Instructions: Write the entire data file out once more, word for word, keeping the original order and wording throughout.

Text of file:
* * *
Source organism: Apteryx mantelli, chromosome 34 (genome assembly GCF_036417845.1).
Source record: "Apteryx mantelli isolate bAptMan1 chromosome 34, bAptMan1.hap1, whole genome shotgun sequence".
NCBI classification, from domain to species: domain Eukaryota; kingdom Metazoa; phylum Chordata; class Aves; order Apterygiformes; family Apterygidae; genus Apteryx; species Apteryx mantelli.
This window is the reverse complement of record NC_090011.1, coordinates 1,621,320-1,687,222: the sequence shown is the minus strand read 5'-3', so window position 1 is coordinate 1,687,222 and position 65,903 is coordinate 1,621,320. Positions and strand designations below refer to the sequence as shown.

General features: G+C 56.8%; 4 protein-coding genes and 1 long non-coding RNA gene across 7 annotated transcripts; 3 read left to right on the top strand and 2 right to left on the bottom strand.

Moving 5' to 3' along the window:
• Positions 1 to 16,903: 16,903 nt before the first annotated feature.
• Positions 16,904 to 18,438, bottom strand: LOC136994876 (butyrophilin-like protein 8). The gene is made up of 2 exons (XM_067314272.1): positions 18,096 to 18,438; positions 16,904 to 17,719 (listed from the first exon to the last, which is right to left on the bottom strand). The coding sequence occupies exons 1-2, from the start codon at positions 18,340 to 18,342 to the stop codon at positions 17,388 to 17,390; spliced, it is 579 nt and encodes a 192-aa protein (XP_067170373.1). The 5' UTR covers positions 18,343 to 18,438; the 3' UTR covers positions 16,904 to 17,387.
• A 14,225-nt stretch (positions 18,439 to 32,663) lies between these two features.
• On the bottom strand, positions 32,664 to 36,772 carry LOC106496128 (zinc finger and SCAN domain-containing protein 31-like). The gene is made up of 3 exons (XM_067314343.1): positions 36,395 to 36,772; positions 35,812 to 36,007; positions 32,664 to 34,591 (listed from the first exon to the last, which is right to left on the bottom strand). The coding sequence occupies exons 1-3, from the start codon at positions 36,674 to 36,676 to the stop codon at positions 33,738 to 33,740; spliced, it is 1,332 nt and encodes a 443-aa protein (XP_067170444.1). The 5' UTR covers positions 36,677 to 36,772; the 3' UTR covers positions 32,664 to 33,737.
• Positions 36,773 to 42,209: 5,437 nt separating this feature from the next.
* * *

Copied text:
Source organism: Apteryx mantelli, chromosome 34 (genome assembly GCF_036417845.1).
Source record: "Apteryx mantelli isolate bAptMan1 chromosome 34, bAptMan1.hap1, whole genome shotgun sequence".
NCBI classification, from domain to species: domain Eukaryota; kingdom Metazoa; phylum Chordata; class Aves; order Apterygiformes; family Apterygidae; genus Apteryx; species Apteryx mantelli.
This window is the reverse complement of record NC_090011.1, coordinates 1,621,320-1,687,222: the sequence shown is the minus strand read 5'-3', so window position 1 is coordinate 1,687,222 and position 65,903 is coordinate 1,621,320. Positions and strand designations below refer to the sequence as shown.

General features: G+C 56.8%; 4 protein-coding genes and 1 long non-coding RNA gene across 7 annotated transcripts; 3 read left to right on the top strand and 2 right to left on the bottom strand.

Moving 5' to 3' along the window:
• Positions 1 to 16,903: 16,903 nt before the first annotated feature.
• Positions 16,904 to 18,438, bottom strand: LOC136994876 (butyrophilin-like protein 8). The gene is made up of 2 exons (XM_067314272.1): positions 18,096 to 18,438; positions 16,904 to 17,719 (listed from the first exon to the last, which is right to left on the bottom strand). The coding sequence occupies exons 1-2, from the start codon at positions 18,340 to 18,342 to the stop codon at positions 17,388 to 17,390; spliced, it is 579 nt and encodes a 192-aa protein (XP_067170373.1). The 5' UTR covers positions 18,343 to 18,438; the 3' UTR covers positions 16,904 to 17,387.
• A 14,225-nt stretch (positions 18,439 to 32,663) lies between these two features.
• On the bottom strand, positions 32,664 to 36,772 carry LOC106496128 (zinc finger and SCAN domain-containing protein 31-like). The gene is made up of 3 exons (XM_067314343.1): positions 36,395 to 36,772; positions 35,812 to 36,007; positions 32,664 to 34,591 (listed from the first exon to the last, which is right to left on the bottom strand). The coding sequence occupies exons 1-3, from the start codon at positions 36,674 to 36,676 to the stop codon at positions 33,738 to 33,740; spliced, it is 1,332 nt and encodes a 443-aa protein (XP_067170444.1). The 5' UTR covers positions 36,677 to 36,772; the 3' UTR covers positions 32,664 to 33,737.
• Positions 36,773 to 42,209: 5,437 nt separating this feature from the next.